A former MP for Adenta says controversial comments by lead lawyer for NDC, Tsatsu Tsikata accusing a Supreme Court judge of political bias has “taken the shine off” a landmark victory that the NDC secured after the Supreme Court threw out a petition filed by their political opponent, NPP.
Speaking on Adom TV’s Badwam, Kojo Adu-Asare says following the Supreme Court declaration of President John Mahama as the legitimate winner of the 2012 presidential polls, one would expect that the media would be replete with stories about this crucial re-affirmation.
But instead, he notes, the media has been forced to focus on a controversial claim by Tsatsu Tsikata, that Justice Kwasi Anin-Yeboah’s judgment was clouded by his political allegiance to the New Patriotic Party (NPP).
Mr. Tsikata who was counsel for the NDC during the eight-months court drama, said Justice Anin Yeboah, one of the nine judges, consistently took an opposing stance against the National Democratic Congress (NDC)’s arguments and position as far as the case was concerned, from the onset.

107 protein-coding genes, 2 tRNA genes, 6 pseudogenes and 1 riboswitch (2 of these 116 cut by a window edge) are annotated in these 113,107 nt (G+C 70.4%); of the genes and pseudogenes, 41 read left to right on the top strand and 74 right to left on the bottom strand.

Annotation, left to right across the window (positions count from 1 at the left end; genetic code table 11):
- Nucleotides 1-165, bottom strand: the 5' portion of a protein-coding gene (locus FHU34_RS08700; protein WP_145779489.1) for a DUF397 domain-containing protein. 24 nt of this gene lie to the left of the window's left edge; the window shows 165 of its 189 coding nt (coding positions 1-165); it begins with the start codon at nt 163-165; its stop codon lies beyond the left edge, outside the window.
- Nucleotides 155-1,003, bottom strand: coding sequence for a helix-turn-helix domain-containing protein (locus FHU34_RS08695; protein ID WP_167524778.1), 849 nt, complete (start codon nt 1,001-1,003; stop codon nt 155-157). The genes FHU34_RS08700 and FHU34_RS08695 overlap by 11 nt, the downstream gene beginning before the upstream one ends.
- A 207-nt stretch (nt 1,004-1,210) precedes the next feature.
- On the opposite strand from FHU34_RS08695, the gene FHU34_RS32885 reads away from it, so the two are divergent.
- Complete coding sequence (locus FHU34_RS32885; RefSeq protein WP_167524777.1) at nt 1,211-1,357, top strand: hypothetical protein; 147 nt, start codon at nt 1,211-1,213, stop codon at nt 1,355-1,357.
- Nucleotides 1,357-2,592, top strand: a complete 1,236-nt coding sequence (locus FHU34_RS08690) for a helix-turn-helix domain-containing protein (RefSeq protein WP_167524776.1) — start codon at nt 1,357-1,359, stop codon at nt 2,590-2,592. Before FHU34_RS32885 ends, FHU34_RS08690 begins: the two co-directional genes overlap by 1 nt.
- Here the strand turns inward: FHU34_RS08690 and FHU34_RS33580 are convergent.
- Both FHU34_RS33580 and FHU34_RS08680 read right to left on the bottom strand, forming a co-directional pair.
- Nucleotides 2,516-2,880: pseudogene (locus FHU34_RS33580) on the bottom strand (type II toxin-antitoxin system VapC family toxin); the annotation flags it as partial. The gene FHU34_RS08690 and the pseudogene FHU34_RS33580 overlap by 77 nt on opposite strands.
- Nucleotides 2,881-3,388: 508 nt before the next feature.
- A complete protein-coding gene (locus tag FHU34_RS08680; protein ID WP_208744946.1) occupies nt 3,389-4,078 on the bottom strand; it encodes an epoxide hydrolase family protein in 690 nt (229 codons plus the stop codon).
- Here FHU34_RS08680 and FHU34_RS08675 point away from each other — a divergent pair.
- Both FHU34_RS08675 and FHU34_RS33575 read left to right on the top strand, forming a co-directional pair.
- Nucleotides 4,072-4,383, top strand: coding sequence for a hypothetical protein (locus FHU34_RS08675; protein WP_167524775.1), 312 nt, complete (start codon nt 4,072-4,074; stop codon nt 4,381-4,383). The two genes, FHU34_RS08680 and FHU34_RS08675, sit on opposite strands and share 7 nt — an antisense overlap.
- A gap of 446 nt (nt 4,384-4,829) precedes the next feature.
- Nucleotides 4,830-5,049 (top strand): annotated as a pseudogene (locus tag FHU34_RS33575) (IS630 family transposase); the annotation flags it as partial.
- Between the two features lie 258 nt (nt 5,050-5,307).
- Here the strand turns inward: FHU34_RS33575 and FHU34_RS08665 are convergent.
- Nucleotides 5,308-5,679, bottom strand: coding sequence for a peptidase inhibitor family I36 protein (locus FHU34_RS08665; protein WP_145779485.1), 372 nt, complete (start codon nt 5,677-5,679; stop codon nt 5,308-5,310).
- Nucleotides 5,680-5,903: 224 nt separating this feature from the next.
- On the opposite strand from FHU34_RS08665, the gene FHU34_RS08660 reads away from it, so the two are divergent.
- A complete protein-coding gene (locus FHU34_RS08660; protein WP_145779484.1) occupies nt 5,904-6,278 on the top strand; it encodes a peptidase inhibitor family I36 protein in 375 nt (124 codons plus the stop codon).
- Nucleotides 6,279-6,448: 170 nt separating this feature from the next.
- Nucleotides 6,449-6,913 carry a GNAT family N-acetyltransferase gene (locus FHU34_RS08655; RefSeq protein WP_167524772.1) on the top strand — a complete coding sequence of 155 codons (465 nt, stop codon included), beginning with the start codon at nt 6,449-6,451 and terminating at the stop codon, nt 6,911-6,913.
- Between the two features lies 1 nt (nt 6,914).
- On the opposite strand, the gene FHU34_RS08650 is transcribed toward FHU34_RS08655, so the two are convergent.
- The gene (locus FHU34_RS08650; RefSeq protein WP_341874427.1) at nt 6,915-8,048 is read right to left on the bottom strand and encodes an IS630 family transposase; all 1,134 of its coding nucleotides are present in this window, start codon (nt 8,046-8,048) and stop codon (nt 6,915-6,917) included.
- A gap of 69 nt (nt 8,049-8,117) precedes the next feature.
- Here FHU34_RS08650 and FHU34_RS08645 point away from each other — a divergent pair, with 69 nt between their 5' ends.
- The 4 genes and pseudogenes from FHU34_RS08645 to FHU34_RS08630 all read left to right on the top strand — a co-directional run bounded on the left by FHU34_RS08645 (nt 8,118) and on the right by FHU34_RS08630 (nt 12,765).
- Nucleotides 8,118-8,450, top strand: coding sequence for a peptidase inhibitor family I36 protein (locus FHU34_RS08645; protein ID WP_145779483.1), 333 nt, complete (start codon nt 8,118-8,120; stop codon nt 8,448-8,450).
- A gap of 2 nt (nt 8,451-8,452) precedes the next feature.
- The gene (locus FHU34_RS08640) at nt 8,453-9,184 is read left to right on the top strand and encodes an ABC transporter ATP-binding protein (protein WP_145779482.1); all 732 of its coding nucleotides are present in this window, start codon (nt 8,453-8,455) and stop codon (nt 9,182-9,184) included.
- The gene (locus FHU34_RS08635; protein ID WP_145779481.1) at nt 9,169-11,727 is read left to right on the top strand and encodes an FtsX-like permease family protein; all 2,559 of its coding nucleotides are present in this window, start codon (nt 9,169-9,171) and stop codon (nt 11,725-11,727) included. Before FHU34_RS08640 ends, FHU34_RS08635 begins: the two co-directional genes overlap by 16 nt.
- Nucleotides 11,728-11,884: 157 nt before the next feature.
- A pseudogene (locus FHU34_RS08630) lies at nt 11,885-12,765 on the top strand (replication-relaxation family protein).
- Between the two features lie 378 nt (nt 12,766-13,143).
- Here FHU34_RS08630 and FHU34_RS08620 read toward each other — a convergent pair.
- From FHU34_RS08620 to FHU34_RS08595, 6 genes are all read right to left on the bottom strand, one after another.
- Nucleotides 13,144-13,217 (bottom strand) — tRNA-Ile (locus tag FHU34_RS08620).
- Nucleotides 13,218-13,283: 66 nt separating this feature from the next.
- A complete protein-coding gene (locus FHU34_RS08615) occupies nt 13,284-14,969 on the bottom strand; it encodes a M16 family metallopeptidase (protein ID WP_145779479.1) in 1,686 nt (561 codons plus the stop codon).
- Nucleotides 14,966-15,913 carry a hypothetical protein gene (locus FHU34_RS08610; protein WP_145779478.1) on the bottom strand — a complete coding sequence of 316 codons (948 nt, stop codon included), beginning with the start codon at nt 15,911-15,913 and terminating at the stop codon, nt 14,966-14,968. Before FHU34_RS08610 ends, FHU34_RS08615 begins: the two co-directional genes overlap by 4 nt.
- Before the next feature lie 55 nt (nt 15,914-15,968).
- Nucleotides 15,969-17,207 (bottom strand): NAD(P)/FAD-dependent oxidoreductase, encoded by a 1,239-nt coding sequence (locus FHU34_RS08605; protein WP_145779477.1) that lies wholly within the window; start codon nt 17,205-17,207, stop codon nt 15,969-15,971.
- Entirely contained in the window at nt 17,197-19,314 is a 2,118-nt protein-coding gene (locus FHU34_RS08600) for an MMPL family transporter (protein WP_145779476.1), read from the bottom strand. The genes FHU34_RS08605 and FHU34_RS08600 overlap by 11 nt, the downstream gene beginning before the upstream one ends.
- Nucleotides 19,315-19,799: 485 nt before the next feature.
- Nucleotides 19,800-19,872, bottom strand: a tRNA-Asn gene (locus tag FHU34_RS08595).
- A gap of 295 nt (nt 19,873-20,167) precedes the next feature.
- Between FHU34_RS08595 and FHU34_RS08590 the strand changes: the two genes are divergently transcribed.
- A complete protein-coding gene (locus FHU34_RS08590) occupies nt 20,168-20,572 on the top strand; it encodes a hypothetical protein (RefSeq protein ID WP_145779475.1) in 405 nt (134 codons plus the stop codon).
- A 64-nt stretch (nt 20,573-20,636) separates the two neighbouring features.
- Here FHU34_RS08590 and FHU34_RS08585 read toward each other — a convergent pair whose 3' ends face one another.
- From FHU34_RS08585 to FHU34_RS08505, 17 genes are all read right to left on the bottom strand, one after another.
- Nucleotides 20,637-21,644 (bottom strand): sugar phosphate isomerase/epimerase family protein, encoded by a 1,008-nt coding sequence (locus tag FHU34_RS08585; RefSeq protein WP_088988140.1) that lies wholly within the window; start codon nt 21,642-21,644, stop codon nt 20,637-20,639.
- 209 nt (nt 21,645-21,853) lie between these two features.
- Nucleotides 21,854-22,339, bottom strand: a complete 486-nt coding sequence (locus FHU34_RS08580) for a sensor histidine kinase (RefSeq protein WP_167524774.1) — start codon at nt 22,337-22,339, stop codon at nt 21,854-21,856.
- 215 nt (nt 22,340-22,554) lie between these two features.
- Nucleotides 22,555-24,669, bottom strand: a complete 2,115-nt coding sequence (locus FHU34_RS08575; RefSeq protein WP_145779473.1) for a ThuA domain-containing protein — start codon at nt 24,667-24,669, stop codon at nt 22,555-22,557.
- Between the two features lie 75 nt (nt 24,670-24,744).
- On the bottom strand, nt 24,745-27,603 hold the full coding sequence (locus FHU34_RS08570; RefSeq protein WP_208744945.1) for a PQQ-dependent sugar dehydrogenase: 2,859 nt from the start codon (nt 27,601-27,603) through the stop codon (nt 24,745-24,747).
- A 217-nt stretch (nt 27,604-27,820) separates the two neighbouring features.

His allegation set off a barrage of criticism from several lawyers, political opponents, statesmen and civil society groups such as the National Peace Council who have all asked the renowned lawyer to retract his comments deemed contemptuous and apologise to the Supreme Court judge. Tsatsu Tsikata has refused.
Stating his stance on the issue, Adu-Asare said he was not enthused by Tsatsu Tsikata’s remarks because it has dominated discussions so much that it has eventually dampened any mood for celebrating the crucial victory.
“I feel by now the media should be filled with issues [such as] Supreme Court affirms President Mahama, but from Saturday, Monday, Tuesday, Wednesday [we] have been discussing Tsatsu”, he said.
He also says, it is not fair for NPP communicators to condemn Tsatsu while leaving a similarly disparaging comment made by one of their own- Gabby Otchere-Darko.
He said developmental issues that have relegated to the background because of the eight-months election petition hearing, ought to be brought back into public debate.